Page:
Political news

British government to fund abortions for NI women

The Court of Appeal ruled that abortion laws should be decided by Stormont
Arj Singh and Sam Lister, Press Association Political Staff

The British government has announced it will fund abortions in England for women arriving from Northern Ireland in a concession to see off a bid to amend the Queen's Speech.

Ministers were facing a headache over an amendment tabled by Labour MP Stella Creasy, calling on the British government to provide funding so women from Northern Ireland can have abortions in England without having to pay.  

It had the formal backing of one Tory MP, Sir Peter Bottomley, while others expressed concerns over the issue, as abortion is illegal in Northern Ireland except where the life or mental health of the mother is in danger.

The British government's move, announced by Chancellor Philip Hammond in the House of Commons, will be expected to satisfy Tory MPs enough to ensure that Ms Creasy's amendment does not pass, or she withdraws it.

Reacting to the news, the Labour MP tweeted: "Sisters in Northern Ireland we will hear your voices - have asked for speedy meeting with govt to make this a reality!"

She added: "Thank you to MPs on all sides who supported call for change to help Northern Irish women have equal access to abortion."

The DUP did not respond to immediate requests for reaction, but the prospect of the amendment passing could have raised questions over its deal with the Tories to prop up the minority Government.

In that situation, the anti-abortion DUP would have been asked to vote for an amended Queen's Speech which would explicitly state that women from Northern Ireland could get free abortions in England.

Ms Creasy said: "The figure of £1,400 is what Northern Irish women were having to spend to get an abortion here in England and therefore it is welcome that the Government is now saying that they will correct this injustice.

"However, you will know, as everyone knows, the devil will be in the detail.

"So can I ask you if you will make a commitment on behalf of this Government to meet with myself and representatives of organisations like Marie Stopes and BPAS and the London Irish Abortion Campaign to look at how we can turn this into a reality so that those women in Northern Ireland today who have finally had their voices heard can use their services as soon as possible?"

Mr Hammond replied: "We will be funding her (Justine Greening's) department with additional funding so that she can make a grant to the external organisations who will provide these services.

"I think you will be satisfied when you have read the letter and understand the detail."

In a copy of the letter tweeted by SNP MP Alison Thewliss, Ms Greening wrote: "At present women from Northern Ireland are asked for payment, and from now on it is our proposal that this will no longer happen.

"This is clearly a sensitive issue and one which has direct implications for equality in treatment of women from Northern Ireland.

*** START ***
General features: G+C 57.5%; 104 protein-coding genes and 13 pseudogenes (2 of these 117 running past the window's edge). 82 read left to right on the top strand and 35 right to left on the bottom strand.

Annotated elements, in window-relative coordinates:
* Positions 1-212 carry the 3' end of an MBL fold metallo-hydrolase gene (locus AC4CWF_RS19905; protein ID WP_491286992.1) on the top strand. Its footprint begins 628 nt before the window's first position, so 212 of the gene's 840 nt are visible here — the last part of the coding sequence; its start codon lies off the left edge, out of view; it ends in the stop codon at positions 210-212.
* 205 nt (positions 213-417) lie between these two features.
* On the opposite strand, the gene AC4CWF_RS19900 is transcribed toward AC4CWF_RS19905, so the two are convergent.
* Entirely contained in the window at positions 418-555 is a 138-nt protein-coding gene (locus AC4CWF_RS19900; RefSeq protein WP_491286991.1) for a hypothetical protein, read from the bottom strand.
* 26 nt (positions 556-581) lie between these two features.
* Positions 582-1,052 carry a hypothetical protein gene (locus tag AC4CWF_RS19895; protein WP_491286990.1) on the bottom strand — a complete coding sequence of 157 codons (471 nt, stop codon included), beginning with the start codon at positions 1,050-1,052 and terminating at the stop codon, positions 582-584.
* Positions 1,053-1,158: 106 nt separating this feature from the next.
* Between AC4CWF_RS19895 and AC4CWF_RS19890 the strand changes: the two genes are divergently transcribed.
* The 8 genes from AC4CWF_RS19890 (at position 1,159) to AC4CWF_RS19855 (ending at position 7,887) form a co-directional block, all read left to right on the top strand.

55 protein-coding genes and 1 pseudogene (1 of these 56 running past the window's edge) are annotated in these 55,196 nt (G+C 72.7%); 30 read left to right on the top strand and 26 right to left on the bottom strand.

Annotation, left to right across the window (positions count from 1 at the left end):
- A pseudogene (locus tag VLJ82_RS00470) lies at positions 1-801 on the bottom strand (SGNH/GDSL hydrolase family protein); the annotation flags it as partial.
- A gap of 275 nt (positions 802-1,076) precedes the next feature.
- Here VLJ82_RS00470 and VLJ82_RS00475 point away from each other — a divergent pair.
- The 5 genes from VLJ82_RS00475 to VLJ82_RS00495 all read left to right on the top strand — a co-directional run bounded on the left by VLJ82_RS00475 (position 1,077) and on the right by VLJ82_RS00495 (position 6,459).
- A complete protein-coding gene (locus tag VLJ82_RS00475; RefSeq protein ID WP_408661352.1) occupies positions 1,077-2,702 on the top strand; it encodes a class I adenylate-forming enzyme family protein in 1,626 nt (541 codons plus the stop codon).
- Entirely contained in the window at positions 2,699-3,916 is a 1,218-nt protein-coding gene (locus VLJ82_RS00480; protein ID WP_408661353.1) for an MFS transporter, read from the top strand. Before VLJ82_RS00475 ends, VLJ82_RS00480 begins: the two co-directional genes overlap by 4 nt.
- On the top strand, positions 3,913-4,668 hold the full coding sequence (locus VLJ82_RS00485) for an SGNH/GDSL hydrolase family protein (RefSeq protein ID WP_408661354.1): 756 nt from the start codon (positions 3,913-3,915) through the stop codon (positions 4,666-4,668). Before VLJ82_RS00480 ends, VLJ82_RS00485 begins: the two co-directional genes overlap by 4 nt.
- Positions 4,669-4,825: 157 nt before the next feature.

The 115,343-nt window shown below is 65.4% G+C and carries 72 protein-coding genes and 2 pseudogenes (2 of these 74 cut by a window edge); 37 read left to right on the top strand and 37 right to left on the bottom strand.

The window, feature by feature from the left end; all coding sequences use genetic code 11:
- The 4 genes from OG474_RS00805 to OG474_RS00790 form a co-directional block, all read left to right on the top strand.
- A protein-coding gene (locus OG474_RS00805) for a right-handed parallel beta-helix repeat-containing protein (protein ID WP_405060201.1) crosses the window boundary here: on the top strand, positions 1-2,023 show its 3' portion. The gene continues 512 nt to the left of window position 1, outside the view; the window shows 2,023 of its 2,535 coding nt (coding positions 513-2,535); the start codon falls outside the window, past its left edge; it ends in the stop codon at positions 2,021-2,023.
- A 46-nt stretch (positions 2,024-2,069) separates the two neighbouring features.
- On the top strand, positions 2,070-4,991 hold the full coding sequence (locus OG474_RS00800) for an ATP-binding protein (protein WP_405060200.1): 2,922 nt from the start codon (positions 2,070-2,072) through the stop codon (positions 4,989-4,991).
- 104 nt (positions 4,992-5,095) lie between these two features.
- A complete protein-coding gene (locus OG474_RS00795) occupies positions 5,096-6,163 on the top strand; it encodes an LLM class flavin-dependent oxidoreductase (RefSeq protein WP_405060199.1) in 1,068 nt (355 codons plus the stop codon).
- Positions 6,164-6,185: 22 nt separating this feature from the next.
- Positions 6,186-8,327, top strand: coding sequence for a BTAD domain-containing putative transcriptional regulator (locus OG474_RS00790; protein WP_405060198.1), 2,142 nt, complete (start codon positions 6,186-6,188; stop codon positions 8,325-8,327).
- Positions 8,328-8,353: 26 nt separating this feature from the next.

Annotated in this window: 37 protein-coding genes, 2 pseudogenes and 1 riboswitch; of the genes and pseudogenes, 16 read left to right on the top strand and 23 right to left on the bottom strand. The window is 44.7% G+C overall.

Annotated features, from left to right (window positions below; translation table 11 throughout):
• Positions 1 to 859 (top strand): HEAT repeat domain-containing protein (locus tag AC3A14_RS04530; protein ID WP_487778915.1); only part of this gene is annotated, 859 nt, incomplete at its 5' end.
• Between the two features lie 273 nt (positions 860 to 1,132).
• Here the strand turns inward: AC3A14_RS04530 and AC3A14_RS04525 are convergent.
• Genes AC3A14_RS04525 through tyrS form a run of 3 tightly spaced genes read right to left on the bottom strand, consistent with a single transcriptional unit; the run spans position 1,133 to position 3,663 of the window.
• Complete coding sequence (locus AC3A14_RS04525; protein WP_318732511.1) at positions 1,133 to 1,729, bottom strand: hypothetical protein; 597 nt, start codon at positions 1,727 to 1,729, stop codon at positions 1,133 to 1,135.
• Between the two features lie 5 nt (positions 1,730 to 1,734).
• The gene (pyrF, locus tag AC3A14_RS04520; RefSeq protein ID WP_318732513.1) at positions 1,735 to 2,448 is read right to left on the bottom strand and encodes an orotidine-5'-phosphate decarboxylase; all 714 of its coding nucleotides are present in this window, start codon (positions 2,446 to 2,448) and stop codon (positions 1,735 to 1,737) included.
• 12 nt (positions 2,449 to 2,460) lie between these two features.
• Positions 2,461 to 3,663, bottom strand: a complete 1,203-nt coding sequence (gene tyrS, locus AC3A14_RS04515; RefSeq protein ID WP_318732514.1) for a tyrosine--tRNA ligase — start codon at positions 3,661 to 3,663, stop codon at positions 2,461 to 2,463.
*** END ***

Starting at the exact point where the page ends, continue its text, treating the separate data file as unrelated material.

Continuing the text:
"Following discussions with the Department of Health, we will ensure these payments will be funded through the Government Equalities Office with additional funding.

"This will mean no English health service user is disadvantaged as a result of this change."

She added: "The Supreme Court judgment made clear that we have the power to make these arrangements.

"The Government's position continues to be that we want to see safe abortion services provided for women who may need them - within the bounds of the law.

"None of this changes the fundamental position that this is a devolved issue in Northern Ireland. It is for the Northern Ireland Executive and the Northern Ireland Assembly to decide on their policy going forward. This announcement does not change that position."

Ministers faced a headache over an amendment tabled by Labour MP Stella Creasy, calling on the Government to provide funding so women from Northern Ireland can have abortions in England without having to pay.

More than 50 MPs from major parties had backed the call.

The DUP, which is propping up the minority government after securing a £1 billion funding boost for Northern Ireland, oppose Ms Creasy's amendment.

If it had passed, it could have raise questions over the viability of the Tories' "confidence and supply" agreement with the DUP, which would then have to vote for a Queen's Speech amended on Ms Creasy's terms.

Earlier today Northern Ireland's Appeal Court said abortion reform should be left to Stormont's assembly.

It said the complex moral and religious questions behind the issue should be determined by a legislature rather than a court.

Unlike other parts of the UK, the 1967 Abortion Act does not extend to Northern Ireland, where abortions are illegal except where the life or mental health of the mother is in danger.

Anyone who performs an illegal termination could be jailed for life.

Meanwhile, Jeremy Corbyn is facing a potential rebellion from Labour MPs lining up to back an amendment tabled by former shadow cabinet minister Chuka Umunna on Brexit.

A total of 43 Labour MPs have formally signed up to Mr Umunna's amendment, which supports continued membership of the single market and customs union.

But Labour's official policy is to leave the single market in order to end the free movement of European Union citizens, while aiming to retain the "exact same benefits" of the trade bloc.

Mr Corbyn has ordered his MPs to abstain on Mr Umunna's amendment, raising the prospect of a rebellion which will expose Labour splits on Brexit.

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